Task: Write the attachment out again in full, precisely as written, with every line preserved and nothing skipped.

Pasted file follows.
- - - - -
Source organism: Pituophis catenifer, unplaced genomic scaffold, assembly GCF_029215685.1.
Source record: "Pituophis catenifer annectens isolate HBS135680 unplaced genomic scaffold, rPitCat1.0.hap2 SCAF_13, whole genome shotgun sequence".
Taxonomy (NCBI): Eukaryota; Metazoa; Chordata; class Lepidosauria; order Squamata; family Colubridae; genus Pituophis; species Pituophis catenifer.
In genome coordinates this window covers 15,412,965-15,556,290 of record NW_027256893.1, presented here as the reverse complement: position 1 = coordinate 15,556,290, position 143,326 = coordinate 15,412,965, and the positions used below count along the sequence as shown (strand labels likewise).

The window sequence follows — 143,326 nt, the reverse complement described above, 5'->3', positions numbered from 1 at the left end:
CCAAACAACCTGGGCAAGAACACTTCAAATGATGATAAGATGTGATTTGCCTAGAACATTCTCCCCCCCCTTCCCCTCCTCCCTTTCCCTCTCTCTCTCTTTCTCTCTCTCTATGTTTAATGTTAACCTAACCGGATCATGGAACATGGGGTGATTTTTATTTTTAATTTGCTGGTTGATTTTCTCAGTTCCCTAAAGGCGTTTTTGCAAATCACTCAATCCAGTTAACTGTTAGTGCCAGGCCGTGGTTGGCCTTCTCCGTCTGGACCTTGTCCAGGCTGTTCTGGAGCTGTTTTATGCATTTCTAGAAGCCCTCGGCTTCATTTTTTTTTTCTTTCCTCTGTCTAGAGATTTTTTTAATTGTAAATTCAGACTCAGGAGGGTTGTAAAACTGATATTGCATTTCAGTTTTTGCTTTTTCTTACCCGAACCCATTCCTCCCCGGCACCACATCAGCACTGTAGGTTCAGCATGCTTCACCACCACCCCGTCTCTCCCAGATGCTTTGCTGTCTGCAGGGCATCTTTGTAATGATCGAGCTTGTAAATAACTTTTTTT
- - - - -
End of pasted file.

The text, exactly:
Source organism: Pituophis catenifer, unplaced genomic scaffold, assembly GCF_029215685.1.
Source record: "Pituophis catenifer annectens isolate HBS135680 unplaced genomic scaffold, rPitCat1.0.hap2 SCAF_13, whole genome shotgun sequence".
Taxonomy (NCBI): Eukaryota; Metazoa; Chordata; class Lepidosauria; order Squamata; family Colubridae; genus Pituophis; species Pituophis catenifer.
In genome coordinates this window covers 15,412,965-15,556,290 of record NW_027256893.1, presented here as the reverse complement: position 1 = coordinate 15,556,290, position 143,326 = coordinate 15,412,965, and the positions used below count along the sequence as shown (strand labels likewise).

The window sequence follows — 143,326 nt, the reverse complement described above, 5'->3', positions numbered from 1 at the left end:
CCAAACAACCTGGGCAAGAACACTTCAAATGATGATAAGATGTGATTTGCCTAGAACATTCTCCCCCCCCTTCCCCTCCTCCCTTTCCCTCTCTCTCTCTTTCTCTCTCTCTATGTTTAATGTTAACCTAACCGGATCATGGAACATGGGGTGATTTTTATTTTTAATTTGCTGGTTGATTTTCTCAGTTCCCTAAAGGCGTTTTTGCAAATCACTCAATCCAGTTAACTGTTAGTGCCAGGCCGTGGTTGGCCTTCTCCGTCTGGACCTTGTCCAGGCTGTTCTGGAGCTGTTTTATGCATTTCTAGAAGCCCTCGGCTTCATTTTTTTTTTCTTTCCTCTGTCTAGAGATTTTTTTAATTGTAAATTCAGACTCAGGAGGGTTGTAAAACTGATATTGCATTTCAGTTTTTGCTTTTTCTTACCCGAACCCATTCCTCCCCGGCACCACATCAGCACTGTAGGTTCAGCATGCTTCACCACCACCCCGTCTCTCCCAGATGCTTTGCTGTCTGCAGGGCATCTTTGTAATGATCGAGCTTGTAAATAACTTTTTTT